A Sparrow in Terezin is the sequel to The Butterfly and the Violin, and the two books do need to be read in order. Both books are written in two separate timelines, with the contemporary story in both books following the story of art gallery owner Sera James and business mogul William Hanover. As with the first book, the historical section of the novel followed the story of a woman in World War Two Europe, following her from Prague to London and back to Europe over the course of three years.
I thoroughly enjoyed The Butterfly and the Violin. Some readers didn’t like the way it skipped between two timelines or didn’t like the Sera/William subplot, but it was original and I thought it worked. I’d been looking forward to the sequel, so started reading it as soon as the review copy was available (it wasn’t like I had anything better to do on Christmas Eve when I was hosting the family for Christmas Day …. Yes, I'm aware that's five months ago. It just shows how keen I was to read this).
But while A Sparrow in Terezin is a good novel, I didn’t enjoy it as much as I expected, as I didn’t think the two timelines worked as well. I found the present-day timeline frustrating, as it didn’t seem to be moving the story forward and the link between present and past seemed contrived (I can only assume the minor character linking the stories will actually turn out to be a major character in a later book).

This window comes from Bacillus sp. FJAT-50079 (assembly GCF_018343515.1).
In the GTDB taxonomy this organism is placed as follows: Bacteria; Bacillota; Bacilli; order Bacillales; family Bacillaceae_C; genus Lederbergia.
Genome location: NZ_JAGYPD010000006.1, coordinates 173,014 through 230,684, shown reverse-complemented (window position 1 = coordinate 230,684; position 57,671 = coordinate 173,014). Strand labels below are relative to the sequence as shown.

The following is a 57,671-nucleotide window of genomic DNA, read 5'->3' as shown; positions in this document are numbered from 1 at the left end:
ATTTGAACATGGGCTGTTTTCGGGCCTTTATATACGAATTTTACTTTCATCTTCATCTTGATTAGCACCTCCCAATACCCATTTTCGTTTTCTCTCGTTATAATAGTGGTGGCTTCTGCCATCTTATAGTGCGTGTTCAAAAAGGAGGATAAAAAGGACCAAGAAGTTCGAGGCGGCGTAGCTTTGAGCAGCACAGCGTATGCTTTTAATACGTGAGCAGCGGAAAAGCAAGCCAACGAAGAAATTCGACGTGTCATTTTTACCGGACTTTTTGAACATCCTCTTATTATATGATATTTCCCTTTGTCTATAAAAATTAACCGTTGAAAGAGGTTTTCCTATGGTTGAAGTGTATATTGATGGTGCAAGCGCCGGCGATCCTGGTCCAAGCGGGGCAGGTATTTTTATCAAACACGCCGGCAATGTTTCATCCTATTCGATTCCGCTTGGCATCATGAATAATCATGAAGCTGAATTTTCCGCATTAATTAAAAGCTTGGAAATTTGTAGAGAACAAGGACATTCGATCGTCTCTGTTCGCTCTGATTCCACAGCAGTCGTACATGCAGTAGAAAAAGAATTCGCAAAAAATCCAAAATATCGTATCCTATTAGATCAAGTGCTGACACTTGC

It didn’t help that the past plot took a long time to get to the point—it’s not until two-thirds of the way through the book that Kaja arrives in Terezin, by which time I’d been so involved in her London story that I’d forgotten the implications of the title. The sequence of events which lands her in Terezin, a ghetto/concentration camp, seems unlikely and her motivation for taking those steps is noble, I didn't think it fitted with her character as it had been shown.
The writing and research were excellent, although the Christian aspects were too oblique for my taste. I thoroughly enjoyed Kaja’s story for the first two-thirds of the book, but I found the last third seemed disconnected, and I didn’t get into Sera and William’s story at all. The result was a novel that didn’t meet my expectations, and left me feeling “meh” in the end.
Thanks to NetGalley for providing a free ebook for review.